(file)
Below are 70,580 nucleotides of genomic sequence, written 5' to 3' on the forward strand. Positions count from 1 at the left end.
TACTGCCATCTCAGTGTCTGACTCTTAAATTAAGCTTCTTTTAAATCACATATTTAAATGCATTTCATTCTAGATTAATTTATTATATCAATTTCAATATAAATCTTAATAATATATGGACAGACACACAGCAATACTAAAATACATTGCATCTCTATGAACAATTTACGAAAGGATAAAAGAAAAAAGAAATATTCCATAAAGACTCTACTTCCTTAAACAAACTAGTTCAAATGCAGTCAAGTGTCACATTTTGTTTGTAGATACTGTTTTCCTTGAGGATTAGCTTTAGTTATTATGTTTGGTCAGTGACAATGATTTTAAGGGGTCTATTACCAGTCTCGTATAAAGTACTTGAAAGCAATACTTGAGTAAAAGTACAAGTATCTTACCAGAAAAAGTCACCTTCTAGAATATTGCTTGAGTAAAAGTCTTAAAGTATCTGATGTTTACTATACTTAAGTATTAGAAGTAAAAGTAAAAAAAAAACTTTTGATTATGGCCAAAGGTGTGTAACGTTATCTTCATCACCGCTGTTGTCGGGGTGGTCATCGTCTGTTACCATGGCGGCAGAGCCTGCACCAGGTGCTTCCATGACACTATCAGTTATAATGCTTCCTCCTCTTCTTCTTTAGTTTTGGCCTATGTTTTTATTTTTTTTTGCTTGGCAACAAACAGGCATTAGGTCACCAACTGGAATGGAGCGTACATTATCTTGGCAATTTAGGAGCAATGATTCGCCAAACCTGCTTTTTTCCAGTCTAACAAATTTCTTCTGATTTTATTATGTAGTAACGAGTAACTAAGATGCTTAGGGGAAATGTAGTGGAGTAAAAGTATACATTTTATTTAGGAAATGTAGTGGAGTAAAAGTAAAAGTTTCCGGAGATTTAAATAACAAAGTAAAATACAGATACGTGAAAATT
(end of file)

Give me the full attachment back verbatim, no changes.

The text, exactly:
Below are 70,580 nucleotides of genomic sequence, written 5' to 3' on the forward strand. Positions count from 1 at the left end.
TACTGCCATCTCAGTGTCTGACTCTTAAATTAAGCTTCTTTTAAATCACATATTTAAATGCATTTCATTCTAGATTAATTTATTATATCAATTTCAATATAAATCTTAATAATATATGGACAGACACACAGCAATACTAAAATACATTGCATCTCTATGAACAATTTACGAAAGGATAAAAGAAAAAAGAAATATTCCATAAAGACTCTACTTCCTTAAACAAACTAGTTCAAATGCAGTCAAGTGTCACATTTTGTTTGTAGATACTGTTTTCCTTGAGGATTAGCTTTAGTTATTATGTTTGGTCAGTGACAATGATTTTAAGGGGTCTATTACCAGTCTCGTATAAAGTACTTGAAAGCAATACTTGAGTAAAAGTACAAGTATCTTACCAGAAAAAGTCACCTTCTAGAATATTGCTTGAGTAAAAGTCTTAAAGTATCTGATGTTTACTATACTTAAGTATTAGAAGTAAAAGTAAAAAAAAAACTTTTGATTATGGCCAAAGGTGTGTAACGTTATCTTCATCACCGCTGTTGTCGGGGTGGTCATCGTCTGTTACCATGGCGGCAGAGCCTGCACCAGGTGCTTCCATGACACTATCAGTTATAATGCTTCCTCCTCTTCTTCTTTAGTTTTGGCCTATGTTTTTATTTTTTTTTGCTTGGCAACAAACAGGCATTAGGTCACCAACTGGAATGGAGCGTACATTATCTTGGCAATTTAGGAGCAATGATTCGCCAAACCTGCTTTTTTCCAGTCTAACAAATTTCTTCTGATTTTATTATGTAGTAACGAGTAACTAAGATGCTTAGGGGAAATGTAGTGGAGTAAAAGTATACATTTTATTTAGGAAATGTAGTGGAGTAAAAGTAAAAGTTTCCGGAGATTTAAATAACAAAGTAAAATACAGATACGTGAAAATT